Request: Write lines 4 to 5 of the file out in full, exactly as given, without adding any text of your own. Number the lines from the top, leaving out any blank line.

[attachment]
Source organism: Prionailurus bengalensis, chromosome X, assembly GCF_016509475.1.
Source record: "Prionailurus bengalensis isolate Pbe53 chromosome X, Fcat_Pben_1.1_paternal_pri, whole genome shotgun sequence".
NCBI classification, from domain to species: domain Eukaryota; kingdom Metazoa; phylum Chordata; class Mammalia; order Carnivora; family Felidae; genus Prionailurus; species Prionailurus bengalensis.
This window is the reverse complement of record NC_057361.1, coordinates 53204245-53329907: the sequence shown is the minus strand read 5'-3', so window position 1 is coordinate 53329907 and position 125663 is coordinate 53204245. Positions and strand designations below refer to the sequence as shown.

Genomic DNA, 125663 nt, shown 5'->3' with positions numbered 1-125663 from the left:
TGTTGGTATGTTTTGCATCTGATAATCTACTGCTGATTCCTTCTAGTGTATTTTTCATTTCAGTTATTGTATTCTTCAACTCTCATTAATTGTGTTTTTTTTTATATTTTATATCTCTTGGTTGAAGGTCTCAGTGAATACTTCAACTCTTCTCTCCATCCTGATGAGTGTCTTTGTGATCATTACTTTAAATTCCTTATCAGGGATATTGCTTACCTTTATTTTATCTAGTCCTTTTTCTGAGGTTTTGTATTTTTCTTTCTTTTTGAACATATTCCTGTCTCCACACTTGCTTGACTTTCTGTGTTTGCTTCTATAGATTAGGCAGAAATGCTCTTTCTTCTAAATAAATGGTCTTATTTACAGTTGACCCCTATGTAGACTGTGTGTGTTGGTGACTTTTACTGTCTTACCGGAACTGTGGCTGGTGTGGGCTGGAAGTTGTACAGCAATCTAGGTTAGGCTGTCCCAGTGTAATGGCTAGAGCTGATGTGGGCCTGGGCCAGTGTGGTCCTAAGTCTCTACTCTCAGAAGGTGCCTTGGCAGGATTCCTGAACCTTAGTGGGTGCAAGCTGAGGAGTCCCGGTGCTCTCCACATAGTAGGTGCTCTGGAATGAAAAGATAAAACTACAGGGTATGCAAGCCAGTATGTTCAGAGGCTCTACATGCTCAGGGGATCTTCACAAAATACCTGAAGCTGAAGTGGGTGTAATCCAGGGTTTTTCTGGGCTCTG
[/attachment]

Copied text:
This window is the reverse complement of record NC_057361.1, coordinates 53204245-53329907: the sequence shown is the minus strand read 5'-3', so window position 1 is coordinate 53329907 and position 125663 is coordinate 53204245. Positions and strand designations below refer to the sequence as shown.

Genomic DNA, 125663 nt, shown 5'->3' with positions numbered 1-125663 from the left: